My son sat brooding at the computer, trapped between a call from the school letting me know that he would fail both English and History if he didn’t turn in his junior research paper and a mother who, for crying out loud, is a writer. Resentment emanated from him in sharp breaths exploding without warning, his body thrust back into the chair, and angry pronouncements about how stupid and pointless this all was.
At first I addressed motivation, kindly describing the many ways that adequately expressing ourselves benefits us throughout our lives, explaining why teachers would ask this of students and what a powerful individual he will be with both all his present talents and a well-developed ability to communicate. It made little impression on his frustration. Then I targeted the importance to his future of graduating from high school – something I never thought I would be worried about with one of my children. No effect. Then I talked about character, how as one of the few things that rises with us, it is formed by our ability to do things we don’t want to do. He arched his eyebrows at me in, well, arched silence. I sat cross-legged on my bed with my knitting in my lap and just prayed to know how to help him.
He reached up to rub one eye with his finger, and though it was likely just a reflex or an itch, my mind leapt to an image of him wiping away a tear, and my eyes were opened to a boy who doesn’t know how to express himself in writing. I thought back on how when we write notes to each other for a birthday or event, his are short. He expresses himself in action, by serving, not through words. I couldn’t remember a single writing assignment he’d brought home with pride over the years. I realized that I was creating as much frustration by attempting to address the wrong causes as the paper was.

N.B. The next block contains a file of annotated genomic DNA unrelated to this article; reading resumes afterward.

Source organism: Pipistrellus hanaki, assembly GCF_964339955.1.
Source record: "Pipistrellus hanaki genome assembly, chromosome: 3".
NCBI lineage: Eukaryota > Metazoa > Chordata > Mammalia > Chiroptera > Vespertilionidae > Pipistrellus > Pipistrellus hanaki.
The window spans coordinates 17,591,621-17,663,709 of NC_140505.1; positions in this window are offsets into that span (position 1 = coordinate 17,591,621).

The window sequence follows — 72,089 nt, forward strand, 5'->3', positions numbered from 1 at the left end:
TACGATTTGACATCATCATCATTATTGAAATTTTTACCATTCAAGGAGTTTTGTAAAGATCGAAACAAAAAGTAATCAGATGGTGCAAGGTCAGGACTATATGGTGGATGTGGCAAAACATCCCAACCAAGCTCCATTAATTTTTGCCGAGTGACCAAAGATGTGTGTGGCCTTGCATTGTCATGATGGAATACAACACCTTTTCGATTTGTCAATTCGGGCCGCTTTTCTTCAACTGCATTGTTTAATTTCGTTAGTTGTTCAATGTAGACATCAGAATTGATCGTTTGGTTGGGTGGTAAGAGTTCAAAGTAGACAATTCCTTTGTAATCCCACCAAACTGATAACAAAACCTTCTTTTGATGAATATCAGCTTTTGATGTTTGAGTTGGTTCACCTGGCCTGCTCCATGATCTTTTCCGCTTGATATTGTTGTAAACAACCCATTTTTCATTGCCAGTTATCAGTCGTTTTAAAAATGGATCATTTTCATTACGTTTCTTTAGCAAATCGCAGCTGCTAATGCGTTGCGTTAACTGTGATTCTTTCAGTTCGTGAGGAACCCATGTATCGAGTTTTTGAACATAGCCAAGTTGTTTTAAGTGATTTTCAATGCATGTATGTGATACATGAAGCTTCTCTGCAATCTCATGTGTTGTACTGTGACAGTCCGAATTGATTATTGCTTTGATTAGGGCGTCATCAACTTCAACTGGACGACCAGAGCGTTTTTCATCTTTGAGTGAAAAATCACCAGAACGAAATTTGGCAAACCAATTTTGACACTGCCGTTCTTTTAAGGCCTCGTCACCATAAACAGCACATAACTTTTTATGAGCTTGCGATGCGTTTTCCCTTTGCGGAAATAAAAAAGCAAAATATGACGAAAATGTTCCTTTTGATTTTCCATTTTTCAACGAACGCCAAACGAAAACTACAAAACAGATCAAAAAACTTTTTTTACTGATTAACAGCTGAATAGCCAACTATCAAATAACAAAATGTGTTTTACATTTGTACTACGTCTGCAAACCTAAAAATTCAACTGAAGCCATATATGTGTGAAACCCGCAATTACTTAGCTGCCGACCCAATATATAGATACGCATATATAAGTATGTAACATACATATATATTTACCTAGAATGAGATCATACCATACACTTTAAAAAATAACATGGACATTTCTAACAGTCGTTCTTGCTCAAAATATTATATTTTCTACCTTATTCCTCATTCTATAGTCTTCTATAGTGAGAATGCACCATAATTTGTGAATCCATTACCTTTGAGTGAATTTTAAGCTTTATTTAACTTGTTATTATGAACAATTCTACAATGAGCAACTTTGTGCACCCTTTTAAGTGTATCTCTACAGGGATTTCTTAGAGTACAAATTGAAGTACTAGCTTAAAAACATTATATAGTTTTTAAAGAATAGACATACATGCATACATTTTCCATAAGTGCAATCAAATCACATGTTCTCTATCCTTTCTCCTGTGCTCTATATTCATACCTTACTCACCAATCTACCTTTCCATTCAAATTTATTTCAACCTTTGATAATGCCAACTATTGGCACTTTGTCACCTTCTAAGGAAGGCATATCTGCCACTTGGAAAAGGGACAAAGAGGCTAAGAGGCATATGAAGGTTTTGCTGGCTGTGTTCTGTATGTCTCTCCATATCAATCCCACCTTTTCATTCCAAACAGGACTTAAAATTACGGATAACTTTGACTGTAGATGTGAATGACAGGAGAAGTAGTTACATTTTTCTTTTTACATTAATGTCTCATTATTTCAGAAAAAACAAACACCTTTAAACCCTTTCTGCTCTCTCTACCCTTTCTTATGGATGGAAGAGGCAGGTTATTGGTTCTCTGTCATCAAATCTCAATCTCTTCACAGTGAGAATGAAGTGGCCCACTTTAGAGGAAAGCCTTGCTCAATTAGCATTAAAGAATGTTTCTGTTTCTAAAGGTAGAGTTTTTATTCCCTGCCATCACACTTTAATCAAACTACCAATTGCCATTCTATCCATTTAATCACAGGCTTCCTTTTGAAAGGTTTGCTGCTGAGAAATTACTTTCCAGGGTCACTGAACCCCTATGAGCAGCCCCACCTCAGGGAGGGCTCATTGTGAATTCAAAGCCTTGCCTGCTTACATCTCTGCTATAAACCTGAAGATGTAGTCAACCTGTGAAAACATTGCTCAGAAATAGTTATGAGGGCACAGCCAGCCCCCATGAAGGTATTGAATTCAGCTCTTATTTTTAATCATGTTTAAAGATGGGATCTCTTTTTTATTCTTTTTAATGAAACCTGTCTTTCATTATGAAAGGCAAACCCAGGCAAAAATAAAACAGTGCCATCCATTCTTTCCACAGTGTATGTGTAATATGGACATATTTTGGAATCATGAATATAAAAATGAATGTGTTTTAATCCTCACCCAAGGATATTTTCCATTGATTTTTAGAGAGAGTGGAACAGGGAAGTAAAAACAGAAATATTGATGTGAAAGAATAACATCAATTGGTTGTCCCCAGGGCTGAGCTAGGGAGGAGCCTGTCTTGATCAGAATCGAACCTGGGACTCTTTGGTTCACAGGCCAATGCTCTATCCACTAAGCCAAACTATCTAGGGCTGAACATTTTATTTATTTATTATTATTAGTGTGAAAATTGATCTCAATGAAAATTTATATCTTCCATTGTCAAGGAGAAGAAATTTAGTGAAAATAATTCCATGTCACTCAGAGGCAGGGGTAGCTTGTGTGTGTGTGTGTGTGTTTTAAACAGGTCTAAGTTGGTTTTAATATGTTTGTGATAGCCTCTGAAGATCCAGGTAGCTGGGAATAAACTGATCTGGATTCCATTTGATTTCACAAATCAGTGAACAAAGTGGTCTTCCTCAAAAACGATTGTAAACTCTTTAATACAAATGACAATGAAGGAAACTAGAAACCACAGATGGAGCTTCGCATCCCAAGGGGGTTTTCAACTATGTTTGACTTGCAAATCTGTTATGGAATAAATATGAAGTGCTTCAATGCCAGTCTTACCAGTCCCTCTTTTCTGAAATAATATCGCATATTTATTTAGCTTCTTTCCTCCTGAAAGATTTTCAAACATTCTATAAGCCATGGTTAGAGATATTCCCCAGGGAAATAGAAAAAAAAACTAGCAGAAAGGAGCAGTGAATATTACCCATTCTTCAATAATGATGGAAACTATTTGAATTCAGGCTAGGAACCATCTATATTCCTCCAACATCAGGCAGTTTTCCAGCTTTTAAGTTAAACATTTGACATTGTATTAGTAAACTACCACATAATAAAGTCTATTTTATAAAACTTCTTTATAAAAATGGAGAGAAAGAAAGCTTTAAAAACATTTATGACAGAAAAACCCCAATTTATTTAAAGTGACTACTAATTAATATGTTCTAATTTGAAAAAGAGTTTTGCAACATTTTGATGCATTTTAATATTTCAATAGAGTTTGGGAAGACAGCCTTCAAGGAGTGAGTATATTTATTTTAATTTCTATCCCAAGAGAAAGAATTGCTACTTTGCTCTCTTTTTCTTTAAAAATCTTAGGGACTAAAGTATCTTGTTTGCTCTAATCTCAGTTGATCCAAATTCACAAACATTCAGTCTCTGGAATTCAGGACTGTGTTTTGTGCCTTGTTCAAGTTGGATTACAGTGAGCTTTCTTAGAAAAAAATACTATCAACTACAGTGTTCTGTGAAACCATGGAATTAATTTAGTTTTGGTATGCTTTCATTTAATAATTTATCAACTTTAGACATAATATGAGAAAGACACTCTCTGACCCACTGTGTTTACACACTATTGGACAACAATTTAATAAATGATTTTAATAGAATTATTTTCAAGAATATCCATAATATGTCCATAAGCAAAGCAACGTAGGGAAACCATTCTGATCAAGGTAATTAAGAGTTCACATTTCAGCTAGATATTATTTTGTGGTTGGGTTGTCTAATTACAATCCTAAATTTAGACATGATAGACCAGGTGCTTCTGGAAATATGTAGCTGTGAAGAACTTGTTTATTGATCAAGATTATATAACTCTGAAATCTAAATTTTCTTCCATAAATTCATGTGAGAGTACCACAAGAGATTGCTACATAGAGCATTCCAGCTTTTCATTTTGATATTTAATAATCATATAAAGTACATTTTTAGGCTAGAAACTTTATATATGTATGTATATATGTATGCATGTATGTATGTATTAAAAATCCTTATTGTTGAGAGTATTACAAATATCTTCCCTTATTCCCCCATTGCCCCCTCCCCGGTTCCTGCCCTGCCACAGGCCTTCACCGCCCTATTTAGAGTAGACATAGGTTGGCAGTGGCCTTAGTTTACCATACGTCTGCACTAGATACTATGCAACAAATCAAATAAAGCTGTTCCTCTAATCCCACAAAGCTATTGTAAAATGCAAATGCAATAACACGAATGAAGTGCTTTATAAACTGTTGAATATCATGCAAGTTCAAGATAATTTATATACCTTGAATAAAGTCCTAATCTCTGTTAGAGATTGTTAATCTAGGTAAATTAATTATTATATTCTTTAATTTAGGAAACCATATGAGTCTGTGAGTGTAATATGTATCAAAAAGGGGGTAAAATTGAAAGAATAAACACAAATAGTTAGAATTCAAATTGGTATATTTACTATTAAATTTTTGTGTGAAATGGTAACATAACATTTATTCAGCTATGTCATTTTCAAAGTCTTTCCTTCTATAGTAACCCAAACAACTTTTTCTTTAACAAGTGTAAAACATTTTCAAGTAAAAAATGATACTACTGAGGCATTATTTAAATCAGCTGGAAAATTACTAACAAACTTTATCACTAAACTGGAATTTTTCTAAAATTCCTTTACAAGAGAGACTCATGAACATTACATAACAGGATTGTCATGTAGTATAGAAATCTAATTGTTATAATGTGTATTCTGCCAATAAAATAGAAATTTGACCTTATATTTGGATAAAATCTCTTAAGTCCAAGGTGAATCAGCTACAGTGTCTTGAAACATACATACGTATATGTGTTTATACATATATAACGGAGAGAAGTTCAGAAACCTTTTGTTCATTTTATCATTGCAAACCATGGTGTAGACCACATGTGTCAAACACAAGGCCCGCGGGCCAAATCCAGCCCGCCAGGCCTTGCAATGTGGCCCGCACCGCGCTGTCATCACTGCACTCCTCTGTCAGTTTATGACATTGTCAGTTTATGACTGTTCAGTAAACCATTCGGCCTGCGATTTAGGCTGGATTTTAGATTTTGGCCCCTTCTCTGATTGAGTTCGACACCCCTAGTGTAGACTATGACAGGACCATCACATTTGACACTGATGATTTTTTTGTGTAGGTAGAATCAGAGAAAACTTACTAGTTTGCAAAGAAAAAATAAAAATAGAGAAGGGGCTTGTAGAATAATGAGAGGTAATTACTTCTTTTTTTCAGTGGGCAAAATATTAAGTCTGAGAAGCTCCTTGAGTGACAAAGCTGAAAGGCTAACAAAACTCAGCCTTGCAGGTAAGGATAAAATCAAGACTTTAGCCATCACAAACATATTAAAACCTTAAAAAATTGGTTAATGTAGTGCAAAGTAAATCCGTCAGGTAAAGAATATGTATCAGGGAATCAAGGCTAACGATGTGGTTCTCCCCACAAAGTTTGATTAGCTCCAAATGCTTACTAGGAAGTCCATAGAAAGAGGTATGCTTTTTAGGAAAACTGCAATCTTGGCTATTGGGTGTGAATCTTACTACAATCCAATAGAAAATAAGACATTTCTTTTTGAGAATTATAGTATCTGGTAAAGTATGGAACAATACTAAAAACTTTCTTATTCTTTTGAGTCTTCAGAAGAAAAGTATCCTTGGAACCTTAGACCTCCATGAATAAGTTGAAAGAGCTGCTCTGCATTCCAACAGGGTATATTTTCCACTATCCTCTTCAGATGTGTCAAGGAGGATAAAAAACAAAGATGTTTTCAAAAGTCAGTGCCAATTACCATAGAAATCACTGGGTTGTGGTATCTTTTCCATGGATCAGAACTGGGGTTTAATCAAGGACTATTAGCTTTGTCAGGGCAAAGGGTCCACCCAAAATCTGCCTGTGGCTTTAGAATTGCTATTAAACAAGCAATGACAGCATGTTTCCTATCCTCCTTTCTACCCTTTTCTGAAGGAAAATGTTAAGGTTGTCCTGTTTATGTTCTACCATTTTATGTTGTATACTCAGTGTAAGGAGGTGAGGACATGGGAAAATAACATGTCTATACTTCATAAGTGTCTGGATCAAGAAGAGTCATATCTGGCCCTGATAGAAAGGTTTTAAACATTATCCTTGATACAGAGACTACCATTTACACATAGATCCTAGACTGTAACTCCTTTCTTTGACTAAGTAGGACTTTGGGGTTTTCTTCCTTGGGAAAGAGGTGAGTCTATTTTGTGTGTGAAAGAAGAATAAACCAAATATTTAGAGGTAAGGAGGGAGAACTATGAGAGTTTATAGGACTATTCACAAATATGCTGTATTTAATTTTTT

He got his paper written. In my old English teacher days, I would probably frown on how it happened. I read the sources along with him. We talked about them together. I made suggestions about an outline from our discussion, and because it didn’t make sense to him, I wrote an outline on a post-it note beside the computer. We began with a thesis statement, that I ended up writing for him after we had discussed it thoroughly. I sat on the bed and knitted for hours while he struggled, sentence after sentence, sometimes ending up typing verbatim something that I said. I can’t count how many times he, near tears, said “I don’t know how to put this in words.” We talked about character and how it isn’t having the same gifts someone else has, it’s doing what you can with the ones you have. I’m not worried about his character.
His paper is written. I provided most of the “writing.” I’m okay with that. I realized this weekend that my son has been building an educational structure, and every time it came to this particular section, he skipped it and took his lumps. Now he’s close to the top and there’s a whole section missing from his building. I have to take responsibility for that too. I could have helped my struggling son a long time ago and saved him a lot of grief and self-recrimination, as well as some false decisions about himself and his abilities. I asked him if he wanted to be a firefighter because he liked firefighting, or because he didn’t think he could make it as an engineer. The response broke my heart.